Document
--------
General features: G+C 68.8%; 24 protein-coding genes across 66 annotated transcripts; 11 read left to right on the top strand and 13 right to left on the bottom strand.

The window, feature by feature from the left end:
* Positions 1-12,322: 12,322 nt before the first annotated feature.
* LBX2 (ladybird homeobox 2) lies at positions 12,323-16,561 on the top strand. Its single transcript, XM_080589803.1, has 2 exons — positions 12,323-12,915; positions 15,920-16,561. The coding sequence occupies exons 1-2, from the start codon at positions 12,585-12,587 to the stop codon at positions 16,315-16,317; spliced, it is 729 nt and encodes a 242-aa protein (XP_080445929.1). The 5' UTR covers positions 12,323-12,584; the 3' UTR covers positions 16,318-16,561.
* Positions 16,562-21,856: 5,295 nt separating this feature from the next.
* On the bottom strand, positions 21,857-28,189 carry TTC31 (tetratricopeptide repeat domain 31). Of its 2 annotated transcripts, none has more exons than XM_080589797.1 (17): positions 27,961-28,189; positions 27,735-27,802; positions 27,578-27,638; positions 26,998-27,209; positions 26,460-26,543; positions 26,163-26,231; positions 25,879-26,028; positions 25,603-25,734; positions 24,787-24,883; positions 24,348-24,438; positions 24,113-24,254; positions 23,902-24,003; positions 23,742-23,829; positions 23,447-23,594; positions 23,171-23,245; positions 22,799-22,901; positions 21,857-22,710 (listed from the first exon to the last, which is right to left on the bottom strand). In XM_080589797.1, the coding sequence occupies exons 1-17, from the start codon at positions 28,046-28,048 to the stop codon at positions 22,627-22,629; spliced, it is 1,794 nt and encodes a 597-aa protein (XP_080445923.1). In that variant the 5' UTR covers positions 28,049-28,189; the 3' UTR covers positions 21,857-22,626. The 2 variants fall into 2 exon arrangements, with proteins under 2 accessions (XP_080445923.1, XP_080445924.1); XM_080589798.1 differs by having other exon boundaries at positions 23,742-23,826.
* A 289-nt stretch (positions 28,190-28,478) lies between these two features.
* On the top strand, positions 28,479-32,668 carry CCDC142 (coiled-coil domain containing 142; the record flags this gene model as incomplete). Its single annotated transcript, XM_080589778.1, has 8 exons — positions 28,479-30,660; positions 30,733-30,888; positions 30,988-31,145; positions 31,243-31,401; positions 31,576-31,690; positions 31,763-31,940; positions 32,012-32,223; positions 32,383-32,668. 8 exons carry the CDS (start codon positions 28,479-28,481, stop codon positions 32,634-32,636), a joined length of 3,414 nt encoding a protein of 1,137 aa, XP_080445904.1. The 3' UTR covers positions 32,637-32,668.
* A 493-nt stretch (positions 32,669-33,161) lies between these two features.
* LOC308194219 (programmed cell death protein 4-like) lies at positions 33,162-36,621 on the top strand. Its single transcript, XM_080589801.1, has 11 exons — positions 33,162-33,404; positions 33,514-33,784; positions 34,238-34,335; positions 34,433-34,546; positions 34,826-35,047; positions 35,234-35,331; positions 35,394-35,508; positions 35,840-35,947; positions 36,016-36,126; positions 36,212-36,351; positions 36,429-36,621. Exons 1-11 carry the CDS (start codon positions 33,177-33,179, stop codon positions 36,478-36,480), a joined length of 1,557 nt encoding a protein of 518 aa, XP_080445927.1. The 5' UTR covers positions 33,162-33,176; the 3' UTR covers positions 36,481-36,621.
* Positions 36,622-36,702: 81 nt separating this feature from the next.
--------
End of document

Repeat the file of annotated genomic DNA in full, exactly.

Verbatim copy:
General features: G+C 68.8%; 24 protein-coding genes across 66 annotated transcripts; 11 read left to right on the top strand and 13 right to left on the bottom strand.

The window, feature by feature from the left end:
* Positions 1-12,322: 12,322 nt before the first annotated feature.
* LBX2 (ladybird homeobox 2) lies at positions 12,323-16,561 on the top strand. Its single transcript, XM_080589803.1, has 2 exons — positions 12,323-12,915; positions 15,920-16,561. The coding sequence occupies exons 1-2, from the start codon at positions 12,585-12,587 to the stop codon at positions 16,315-16,317; spliced, it is 729 nt and encodes a 242-aa protein (XP_080445929.1). The 5' UTR covers positions 12,323-12,584; the 3' UTR covers positions 16,318-16,561.
* Positions 16,562-21,856: 5,295 nt separating this feature from the next.
* On the bottom strand, positions 21,857-28,189 carry TTC31 (tetratricopeptide repeat domain 31). Of its 2 annotated transcripts, none has more exons than XM_080589797.1 (17): positions 27,961-28,189; positions 27,735-27,802; positions 27,578-27,638; positions 26,998-27,209; positions 26,460-26,543; positions 26,163-26,231; positions 25,879-26,028; positions 25,603-25,734; positions 24,787-24,883; positions 24,348-24,438; positions 24,113-24,254; positions 23,902-24,003; positions 23,742-23,829; positions 23,447-23,594; positions 23,171-23,245; positions 22,799-22,901; positions 21,857-22,710 (listed from the first exon to the last, which is right to left on the bottom strand). In XM_080589797.1, the coding sequence occupies exons 1-17, from the start codon at positions 28,046-28,048 to the stop codon at positions 22,627-22,629; spliced, it is 1,794 nt and encodes a 597-aa protein (XP_080445923.1). In that variant the 5' UTR covers positions 28,049-28,189; the 3' UTR covers positions 21,857-22,626. The 2 variants fall into 2 exon arrangements, with proteins under 2 accessions (XP_080445923.1, XP_080445924.1); XM_080589798.1 differs by having other exon boundaries at positions 23,742-23,826.
* A 289-nt stretch (positions 28,190-28,478) lies between these two features.
* On the top strand, positions 28,479-32,668 carry CCDC142 (coiled-coil domain containing 142; the record flags this gene model as incomplete). Its single annotated transcript, XM_080589778.1, has 8 exons — positions 28,479-30,660; positions 30,733-30,888; positions 30,988-31,145; positions 31,243-31,401; positions 31,576-31,690; positions 31,763-31,940; positions 32,012-32,223; positions 32,383-32,668. 8 exons carry the CDS (start codon positions 28,479-28,481, stop codon positions 32,634-32,636), a joined length of 3,414 nt encoding a protein of 1,137 aa, XP_080445904.1. The 3' UTR covers positions 32,637-32,668.
* A 493-nt stretch (positions 32,669-33,161) lies between these two features.
* LOC308194219 (programmed cell death protein 4-like) lies at positions 33,162-36,621 on the top strand. Its single transcript, XM_080589801.1, has 11 exons — positions 33,162-33,404; positions 33,514-33,784; positions 34,238-34,335; positions 34,433-34,546; positions 34,826-35,047; positions 35,234-35,331; positions 35,394-35,508; positions 35,840-35,947; positions 36,016-36,126; positions 36,212-36,351; positions 36,429-36,621. Exons 1-11 carry the CDS (start codon positions 33,177-33,179, stop codon positions 36,478-36,480), a joined length of 1,557 nt encoding a protein of 518 aa, XP_080445927.1. The 5' UTR covers positions 33,162-33,176; the 3' UTR covers positions 36,481-36,621.
* Positions 36,622-36,702: 81 nt separating this feature from the next.